Let Our Stale Foreign Policy Dogma Leave with Tillerson

Here is Bruce Thornton writing about our “stale” foreign policy at FrontPageMag:

A golden opportunity awaits to bring real change to the State Department.

Rex Tillerson’s departure from the State Department is an opportunity to correct the fossilized received wisdom that for years has hampered our foreign policy. His replacement, CIA Director Mike Pompeo, seems likely to rejuvenate State by bringing a more realist philosophy to our relations with the world.

From the start Tillerson was a dubious pick to implement the president’s policies, and his differences with Trump were predicated on the same assumptions evident in Barack Obama’s two terms. Obama is the epitome of the globalist idealism that dominates Western political and business elites. In their view, interstate relations and conflicts are best managed with “supranational constraints on unilateral policies and the progressive development of community norms,” as Oxford professor Kalypso Nicolaides put it. This “security community” favors “civilian forms of influence and action,” rather than military, and the “soft power” international idealists regularly tout to create “tolerance between states” and to “move beyond the relationships of dominance and exploitation” by mean of “integration, prevention, mediation, and persuasion.”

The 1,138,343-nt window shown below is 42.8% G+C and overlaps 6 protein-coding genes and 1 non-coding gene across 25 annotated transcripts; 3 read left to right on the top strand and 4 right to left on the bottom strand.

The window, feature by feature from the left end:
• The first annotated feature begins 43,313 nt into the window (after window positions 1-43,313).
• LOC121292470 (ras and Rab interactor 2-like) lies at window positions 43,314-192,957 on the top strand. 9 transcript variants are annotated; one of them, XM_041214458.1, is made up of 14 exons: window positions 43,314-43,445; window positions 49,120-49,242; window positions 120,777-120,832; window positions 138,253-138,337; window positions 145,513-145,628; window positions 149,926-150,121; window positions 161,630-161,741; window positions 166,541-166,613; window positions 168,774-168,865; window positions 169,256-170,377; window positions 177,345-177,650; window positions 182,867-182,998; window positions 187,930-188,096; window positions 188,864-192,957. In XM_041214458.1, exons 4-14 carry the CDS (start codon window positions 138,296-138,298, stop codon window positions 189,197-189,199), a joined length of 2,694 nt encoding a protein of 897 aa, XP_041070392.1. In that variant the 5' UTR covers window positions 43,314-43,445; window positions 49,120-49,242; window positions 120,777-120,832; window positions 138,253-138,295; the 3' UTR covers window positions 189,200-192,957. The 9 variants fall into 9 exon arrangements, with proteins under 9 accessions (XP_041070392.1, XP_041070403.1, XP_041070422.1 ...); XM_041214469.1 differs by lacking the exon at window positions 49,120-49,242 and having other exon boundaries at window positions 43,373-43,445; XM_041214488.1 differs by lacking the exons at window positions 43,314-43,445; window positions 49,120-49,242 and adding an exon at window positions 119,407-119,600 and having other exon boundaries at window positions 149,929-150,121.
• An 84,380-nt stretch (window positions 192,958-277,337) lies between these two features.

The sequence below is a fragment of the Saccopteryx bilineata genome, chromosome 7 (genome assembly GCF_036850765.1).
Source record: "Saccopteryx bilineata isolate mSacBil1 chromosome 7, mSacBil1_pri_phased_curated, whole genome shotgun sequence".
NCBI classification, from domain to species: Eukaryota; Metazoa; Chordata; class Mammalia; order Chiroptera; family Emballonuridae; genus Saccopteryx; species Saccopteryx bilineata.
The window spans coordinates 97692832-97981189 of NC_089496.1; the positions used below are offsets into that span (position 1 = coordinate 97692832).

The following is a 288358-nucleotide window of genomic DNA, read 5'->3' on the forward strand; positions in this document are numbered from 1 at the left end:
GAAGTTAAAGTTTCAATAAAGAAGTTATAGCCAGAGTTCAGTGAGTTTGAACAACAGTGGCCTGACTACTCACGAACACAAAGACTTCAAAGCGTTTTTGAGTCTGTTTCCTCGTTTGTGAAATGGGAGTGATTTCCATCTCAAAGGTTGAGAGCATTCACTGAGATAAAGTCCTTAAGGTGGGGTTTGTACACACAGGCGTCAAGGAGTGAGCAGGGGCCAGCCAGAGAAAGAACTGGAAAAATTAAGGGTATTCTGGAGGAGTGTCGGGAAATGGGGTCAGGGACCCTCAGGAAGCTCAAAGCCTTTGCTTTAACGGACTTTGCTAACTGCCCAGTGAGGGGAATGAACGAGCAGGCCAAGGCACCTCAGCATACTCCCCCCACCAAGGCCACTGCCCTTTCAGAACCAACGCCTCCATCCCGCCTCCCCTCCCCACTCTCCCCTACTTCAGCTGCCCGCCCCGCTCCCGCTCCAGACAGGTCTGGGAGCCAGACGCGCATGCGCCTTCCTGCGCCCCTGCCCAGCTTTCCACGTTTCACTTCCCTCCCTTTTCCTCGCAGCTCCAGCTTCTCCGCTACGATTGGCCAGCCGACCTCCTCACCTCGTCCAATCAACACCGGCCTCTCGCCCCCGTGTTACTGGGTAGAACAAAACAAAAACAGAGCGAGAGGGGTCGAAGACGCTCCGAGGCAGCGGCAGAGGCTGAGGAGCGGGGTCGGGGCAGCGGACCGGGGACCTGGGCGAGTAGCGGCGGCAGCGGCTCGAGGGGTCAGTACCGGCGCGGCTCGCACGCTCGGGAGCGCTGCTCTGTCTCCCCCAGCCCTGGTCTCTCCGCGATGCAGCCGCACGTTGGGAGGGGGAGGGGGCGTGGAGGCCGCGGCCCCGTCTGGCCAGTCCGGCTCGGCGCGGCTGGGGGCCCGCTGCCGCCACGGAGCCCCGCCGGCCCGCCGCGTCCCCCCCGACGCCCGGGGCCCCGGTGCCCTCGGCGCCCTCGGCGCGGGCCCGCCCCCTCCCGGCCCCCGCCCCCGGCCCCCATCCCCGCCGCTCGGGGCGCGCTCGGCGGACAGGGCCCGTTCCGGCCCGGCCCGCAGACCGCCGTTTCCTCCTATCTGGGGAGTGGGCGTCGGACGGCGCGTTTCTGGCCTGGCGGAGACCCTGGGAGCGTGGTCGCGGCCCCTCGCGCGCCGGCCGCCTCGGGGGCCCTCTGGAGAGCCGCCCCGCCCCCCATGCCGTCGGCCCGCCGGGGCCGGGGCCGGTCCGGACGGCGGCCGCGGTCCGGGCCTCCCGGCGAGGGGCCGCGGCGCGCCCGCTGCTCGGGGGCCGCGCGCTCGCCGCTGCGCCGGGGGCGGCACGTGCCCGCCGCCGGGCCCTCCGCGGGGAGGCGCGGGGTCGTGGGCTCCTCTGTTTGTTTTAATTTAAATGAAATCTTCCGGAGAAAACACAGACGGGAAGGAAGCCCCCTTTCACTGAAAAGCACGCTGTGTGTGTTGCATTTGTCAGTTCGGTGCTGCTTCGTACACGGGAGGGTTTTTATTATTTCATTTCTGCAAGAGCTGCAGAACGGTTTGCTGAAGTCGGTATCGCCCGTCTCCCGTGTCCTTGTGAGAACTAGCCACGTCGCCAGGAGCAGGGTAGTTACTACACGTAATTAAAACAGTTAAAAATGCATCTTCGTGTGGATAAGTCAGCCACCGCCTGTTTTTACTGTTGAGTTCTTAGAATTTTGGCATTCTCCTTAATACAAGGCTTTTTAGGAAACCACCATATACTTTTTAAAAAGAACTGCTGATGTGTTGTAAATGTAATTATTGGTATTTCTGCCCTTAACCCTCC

Obama’s disastrous foreign policy mirrored these utopian goals, what the New York Times at the beginning of Obama’s presidency identified as a “renewed emphasis on diplomacy, consultation, and the forging of broad international coalitions.” The Times was quoting Obama. In a 2007 Foreign Affairs article, he highlighted the “need to reinvigorate American diplomacy,” and to “renew American leadership in the world” and “rebuild the alliances, partnerships, and institutions necessary to confront common threats and enhance common security.” These goals, moreover, required toning down expressions of American exceptionalism, which he recommended in 2009, and participating in global affairs “not in the spirit of a patron but in the spirit of a partner–– a partner mindful of his own imperfections.”

Read more: FrontPageMag

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